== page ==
The full-scale experiment was carried out at the Canterbury Accelerated Pavement Testing indoor Facility (CAPTiF), further described in this paper. Six pavements were constructed using different contents of bitumen and cement. Accelerated loading was applied to the pavement structures and the pavement responses, such as surface deformation (rutting), surface deflections and strains, were periodically recorded during the execution of the test. A total number of approximately 5.710.000 equivalent standard axles (ESAs) were applied to the pavement sections. The results showed that foamed bitumen stabilization has an important effect on the performance of the pavements studied, as further detailed in this paper.

2. Materials and mix design

2.1 Aggregates

The aggregates used in the full scale testing of pavements were a blend of coarse granular soils Ή40' and sand material ('AP5'). The H40 is a crushed aggregate of 40 mm maximum size, with specific gravity of 2.69 t/m3, maximum dry density of 2.22 t/m3 and optimum moisture content (OMC) of 4.0%. The H40 aggregate satisfied the following requirements:

• To be a representative aggregate used in New Zealand for road construction and to have a grading in compliance with the current TNZ M/4 specification for basecourse aggregate (TNZ 2006)

• The aggregate source should be located in a region of New Zealand where high-quality aggregates are not readily available for road construction.

• The quality of the aggregate should be moderate to poor according to the experience of road engineering practitioners. in such case, the effects of stabilisation should be more relevant than in a good quality aggregate.

The H40 aggregate particle size distribution was not directly suitable for FB stabilisation (Figure 1) because it was too coarse according to the recommended grading for FB mixes (Asphalt Academy 2002). Therefore, the H40 particle size distribution was adjusted using an AP5 crusher dust to bring the aggregate into the recommended grading zone. A final blend of 85/15 (H40/AP5) by mass was found suitable to satisfy the grading requirements for FB stabilisation. The maximum particle size of the AP5 is 5 mm, the maximum dry density is 1.82 t/m3, and the OMC is 9.0%. No plastic fines were found in the H40/AP5 aggregate blend using the ASTM D4318-05 standard (ASTM, 2005). The OMC of the H40/AP5 was 6.0%, determined following the New Zealand Vibrating Hammer Compaction test NZS 4402.4.1.3:1986 (NZS, 1986).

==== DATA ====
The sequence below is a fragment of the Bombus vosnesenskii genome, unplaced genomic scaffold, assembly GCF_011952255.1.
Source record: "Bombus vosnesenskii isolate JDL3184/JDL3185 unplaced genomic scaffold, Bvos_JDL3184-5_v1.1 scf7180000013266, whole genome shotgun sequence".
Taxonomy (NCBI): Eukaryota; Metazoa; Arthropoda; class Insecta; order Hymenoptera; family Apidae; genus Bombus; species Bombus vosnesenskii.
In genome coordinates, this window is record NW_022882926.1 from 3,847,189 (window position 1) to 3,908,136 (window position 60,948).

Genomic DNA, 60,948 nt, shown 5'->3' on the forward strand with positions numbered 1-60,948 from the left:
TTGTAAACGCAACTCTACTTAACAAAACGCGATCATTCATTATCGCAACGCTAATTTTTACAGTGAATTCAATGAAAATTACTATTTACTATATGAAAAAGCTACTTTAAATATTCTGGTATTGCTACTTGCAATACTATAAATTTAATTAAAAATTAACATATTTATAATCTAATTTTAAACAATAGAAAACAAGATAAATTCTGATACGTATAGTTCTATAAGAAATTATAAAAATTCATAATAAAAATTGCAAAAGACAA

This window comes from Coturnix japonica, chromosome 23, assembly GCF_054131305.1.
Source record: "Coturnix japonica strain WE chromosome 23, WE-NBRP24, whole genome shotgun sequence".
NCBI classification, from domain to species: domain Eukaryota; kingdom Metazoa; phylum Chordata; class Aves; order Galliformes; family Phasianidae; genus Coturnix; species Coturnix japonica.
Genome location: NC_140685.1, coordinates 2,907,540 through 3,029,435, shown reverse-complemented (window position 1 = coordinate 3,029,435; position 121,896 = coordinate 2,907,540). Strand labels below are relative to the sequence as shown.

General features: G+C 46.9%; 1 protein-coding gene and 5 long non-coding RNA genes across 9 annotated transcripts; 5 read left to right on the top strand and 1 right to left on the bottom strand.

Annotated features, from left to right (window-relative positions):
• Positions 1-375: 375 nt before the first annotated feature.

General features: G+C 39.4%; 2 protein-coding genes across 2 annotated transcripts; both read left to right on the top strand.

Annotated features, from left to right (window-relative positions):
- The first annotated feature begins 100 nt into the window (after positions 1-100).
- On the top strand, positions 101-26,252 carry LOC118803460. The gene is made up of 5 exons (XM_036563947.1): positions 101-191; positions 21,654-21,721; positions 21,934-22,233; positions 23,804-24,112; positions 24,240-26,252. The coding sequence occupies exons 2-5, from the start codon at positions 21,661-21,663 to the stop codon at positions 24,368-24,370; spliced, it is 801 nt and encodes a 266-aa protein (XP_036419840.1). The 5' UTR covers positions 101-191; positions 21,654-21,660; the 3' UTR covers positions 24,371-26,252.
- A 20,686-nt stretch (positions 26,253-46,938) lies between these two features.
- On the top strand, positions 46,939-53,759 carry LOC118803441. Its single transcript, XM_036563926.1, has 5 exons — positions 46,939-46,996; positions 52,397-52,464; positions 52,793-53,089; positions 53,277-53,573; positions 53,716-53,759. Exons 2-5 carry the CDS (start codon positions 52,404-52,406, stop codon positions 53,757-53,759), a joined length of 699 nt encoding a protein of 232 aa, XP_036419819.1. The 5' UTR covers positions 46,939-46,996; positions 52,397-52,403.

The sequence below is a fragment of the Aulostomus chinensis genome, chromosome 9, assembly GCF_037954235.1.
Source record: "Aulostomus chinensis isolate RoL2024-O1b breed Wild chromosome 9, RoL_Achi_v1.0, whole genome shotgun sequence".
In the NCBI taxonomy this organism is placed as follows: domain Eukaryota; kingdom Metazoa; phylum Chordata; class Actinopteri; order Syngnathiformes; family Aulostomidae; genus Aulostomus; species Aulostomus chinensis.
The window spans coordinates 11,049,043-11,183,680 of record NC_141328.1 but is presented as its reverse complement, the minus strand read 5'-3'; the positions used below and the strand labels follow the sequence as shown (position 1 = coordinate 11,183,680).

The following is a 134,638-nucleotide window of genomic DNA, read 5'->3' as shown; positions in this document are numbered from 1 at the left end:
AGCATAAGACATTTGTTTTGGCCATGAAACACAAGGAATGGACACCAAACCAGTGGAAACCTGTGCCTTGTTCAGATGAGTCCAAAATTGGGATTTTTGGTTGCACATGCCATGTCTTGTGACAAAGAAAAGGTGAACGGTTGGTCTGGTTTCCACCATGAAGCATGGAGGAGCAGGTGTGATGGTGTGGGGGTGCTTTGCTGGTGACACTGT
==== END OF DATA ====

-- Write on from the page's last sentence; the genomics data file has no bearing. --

2.2 Bitumen

An 80/100 grade bitumen commonly used for FB stabilisation in New Zealand was used for the full scale testing of pavements. The characteristics of the foam were investigated using the foamed bitumen laboratory model WLB10, which has been used by many researchers and practitioners for the production of bitumen foam. The results showed that 2.5% foaming water in combination with a bitumen temperature of 170°C yields a Foam Index (NZS, 1986) of 128, which is considered a good foam quality (Asphalt Academy, 2002), and is consistent with the properties of bitumen foams produced in New Zealand (Saleh, 2004a).

Figure 1. Particle size distribution of H40, AP5 and H40/AP5 mix adopted for foamed bitumen stabilisation

2.3 Mix design

Results from the Indirect Tensile Strength (ITS) test were used to determine the optimum foamed bitumen content. The ITS was determined in accordance with NZS 3112: Part 2:1986. The loading speed applied during the test corresponds to 50.8 mm/min. The specimens were prepared with 0%, 1%, 2%, 3% and 4% bitumen contents and a common 1% cement.

The results indicated that ITS increases when the bitumen content increases up to about 3.0%, and then from 4.0%, the ITS value decreases, showing that a large percentage of bitumen may negatively influence the tensile strength of the mix for the materials studied.

3. Full-scale study

3.1 Design and construction

Structural Design of Pavements

The structural design of pavements was carried out using the South African interim guidelines (Asphalt Academy, 2002) and the New Zealand supplement to the Austroads pavement design guidelines (Austroads, 2005). Details of the structural design are not presented in this paper, but a 200mm basecourse combined with a relatively weak (60-80 MPa) subgrade provided a pavement structural capacity close to 1x106 ESAs of 80 kN using both the design methods.

CAPTIF Description and Layout Design

CAPTIF is located in Christchurch, New Zealand. It consists of a 58-m long circular track contained within a 1.5-m deep and 4.0-m wide concrete tank in which the moisture content of the pavement materials can be controlled and the boundary conditions are known (Figure 2a).